Public educated on school funding
Educating the public about school funding is the mission of Great Education Colorado and was the focus of the presentation made in Holyoke on Monday, Aug. 7, at noon at the Peerless Center.
Hosted by Holyoke School District Re-1J, Great Education Colorado was represented by Susan Meek, director of communications, and Hailey McClure. A crowd of about 25 was on hand Monday to learn about the State Finance Act in Colorado and where Holyoke stands in the finance picture.
Great Education Colorado joined with Colorado Education Network, which is launching an educational campaign this fall.
Joining the Colorado Education Network was encouraged by Meek for those who believe education is fundamental to families, communities, state and economy. The network is also for those who believe Colorado is not investing adequately or equitably in education and its students.
As part of the network, people will be informed and have the opportunity to be part of the solution.
Meek added, “The only way to be successful at the state level is if we can run a very local statewide campaign.” And that is the reason for the effort to reach out to Colorado school districts to help them understand their own financial situations and to explain the reality of school funding in Colorado.
For perspective, Meek opened her Monday presentation by noting that there are 900,000 students in K-12 public education in the state of Colorado. There are 178 school districts in Colorado, and 75 percent are rural. However, 75 percent of the students are in only 20 districts.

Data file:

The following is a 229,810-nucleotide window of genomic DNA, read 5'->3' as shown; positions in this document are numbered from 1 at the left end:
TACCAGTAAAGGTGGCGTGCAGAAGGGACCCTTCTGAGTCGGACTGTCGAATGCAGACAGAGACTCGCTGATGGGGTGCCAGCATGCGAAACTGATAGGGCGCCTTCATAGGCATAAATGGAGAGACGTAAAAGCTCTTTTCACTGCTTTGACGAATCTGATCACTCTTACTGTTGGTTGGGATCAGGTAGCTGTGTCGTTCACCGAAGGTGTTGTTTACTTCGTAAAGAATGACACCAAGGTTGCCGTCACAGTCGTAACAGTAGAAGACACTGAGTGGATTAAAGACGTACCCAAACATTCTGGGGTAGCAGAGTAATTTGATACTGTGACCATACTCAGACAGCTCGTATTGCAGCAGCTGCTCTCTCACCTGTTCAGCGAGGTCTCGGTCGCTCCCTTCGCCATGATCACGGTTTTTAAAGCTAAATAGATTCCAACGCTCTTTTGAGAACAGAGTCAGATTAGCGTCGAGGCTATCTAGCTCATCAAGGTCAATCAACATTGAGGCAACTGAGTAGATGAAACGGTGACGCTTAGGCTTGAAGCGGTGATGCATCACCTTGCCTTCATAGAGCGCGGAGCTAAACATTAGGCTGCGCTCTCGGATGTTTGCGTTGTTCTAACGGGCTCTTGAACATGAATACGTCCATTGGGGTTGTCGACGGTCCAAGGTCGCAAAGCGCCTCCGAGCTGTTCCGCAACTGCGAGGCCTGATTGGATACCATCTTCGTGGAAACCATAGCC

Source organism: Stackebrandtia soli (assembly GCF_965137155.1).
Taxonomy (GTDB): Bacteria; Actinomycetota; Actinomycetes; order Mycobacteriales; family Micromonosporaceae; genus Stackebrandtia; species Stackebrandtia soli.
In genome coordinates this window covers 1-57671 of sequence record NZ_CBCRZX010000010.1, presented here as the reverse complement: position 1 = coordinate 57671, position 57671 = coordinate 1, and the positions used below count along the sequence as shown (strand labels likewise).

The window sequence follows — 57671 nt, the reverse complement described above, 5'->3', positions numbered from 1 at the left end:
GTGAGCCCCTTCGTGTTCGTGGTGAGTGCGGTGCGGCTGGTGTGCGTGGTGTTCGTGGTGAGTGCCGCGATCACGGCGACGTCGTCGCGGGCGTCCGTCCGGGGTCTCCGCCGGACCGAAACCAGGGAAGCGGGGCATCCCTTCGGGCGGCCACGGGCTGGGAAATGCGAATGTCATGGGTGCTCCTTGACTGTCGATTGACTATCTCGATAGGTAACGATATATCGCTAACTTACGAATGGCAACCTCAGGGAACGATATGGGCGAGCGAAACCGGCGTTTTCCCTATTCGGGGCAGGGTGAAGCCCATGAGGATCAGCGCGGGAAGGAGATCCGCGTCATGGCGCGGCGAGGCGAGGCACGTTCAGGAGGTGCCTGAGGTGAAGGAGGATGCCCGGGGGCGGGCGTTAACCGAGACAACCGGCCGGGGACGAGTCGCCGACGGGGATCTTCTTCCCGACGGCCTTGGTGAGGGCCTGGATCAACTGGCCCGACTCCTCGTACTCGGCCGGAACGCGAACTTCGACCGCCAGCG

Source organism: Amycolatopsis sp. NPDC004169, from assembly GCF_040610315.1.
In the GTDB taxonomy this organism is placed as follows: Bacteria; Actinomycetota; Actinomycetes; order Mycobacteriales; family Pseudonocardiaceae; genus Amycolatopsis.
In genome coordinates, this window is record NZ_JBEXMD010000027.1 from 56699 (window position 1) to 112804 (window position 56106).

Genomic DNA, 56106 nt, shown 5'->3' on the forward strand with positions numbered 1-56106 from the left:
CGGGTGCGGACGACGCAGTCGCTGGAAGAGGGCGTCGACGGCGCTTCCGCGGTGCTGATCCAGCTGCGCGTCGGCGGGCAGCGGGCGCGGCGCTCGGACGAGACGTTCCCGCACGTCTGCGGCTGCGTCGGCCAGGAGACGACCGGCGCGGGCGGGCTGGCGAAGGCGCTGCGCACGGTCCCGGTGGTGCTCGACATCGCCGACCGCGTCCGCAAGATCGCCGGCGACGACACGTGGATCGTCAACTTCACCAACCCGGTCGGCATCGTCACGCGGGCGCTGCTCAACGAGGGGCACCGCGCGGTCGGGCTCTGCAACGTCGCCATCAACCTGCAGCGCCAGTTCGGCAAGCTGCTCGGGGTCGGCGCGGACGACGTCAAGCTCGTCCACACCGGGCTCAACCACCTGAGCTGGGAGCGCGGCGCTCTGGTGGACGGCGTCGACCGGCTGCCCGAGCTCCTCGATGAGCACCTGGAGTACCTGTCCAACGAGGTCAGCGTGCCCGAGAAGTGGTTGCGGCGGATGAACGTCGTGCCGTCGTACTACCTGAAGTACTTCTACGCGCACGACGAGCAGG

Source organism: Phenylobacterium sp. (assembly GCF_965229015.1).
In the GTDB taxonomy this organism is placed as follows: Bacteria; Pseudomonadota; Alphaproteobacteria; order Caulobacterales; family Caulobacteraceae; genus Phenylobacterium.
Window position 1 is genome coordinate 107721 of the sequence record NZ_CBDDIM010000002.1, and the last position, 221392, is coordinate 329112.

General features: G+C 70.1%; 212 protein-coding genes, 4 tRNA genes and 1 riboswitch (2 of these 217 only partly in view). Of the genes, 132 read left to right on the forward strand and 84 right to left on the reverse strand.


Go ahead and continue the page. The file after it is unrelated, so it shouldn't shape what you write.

There are also factors involving the number of students who are eligible for free and reduced-price lunches, English language learners, special education and gifted abilities.
Colorado school districts are funded primarily by state and local revenues. While the average state contribution is 64 percent with 36 percent local contribution, it varies dramatically across the state.
For instance, Meek pointed out that Aspen has a 25 percent state share and 75 percent local share. On the other end of the spectrum, Pueblo has 76 percent state share and 24 percent local share.
Meek noted recent statistics to show that Holyoke collected 52 percent from state sources and 48 percent as the local share. Local sources include property taxes and specific ownership taxes.
School funding is complicated
The School Finance Act is complicated, to say the least. Colorado school funding starts with a base amount, which must increase by inflation each year. Meek noted that the 2017 base is $6,546.20 per student.
This base is run through a formula that takes into account fairness factors such as district characteristics (size, cost of living, personnel costs) and student characteristics (at-risk).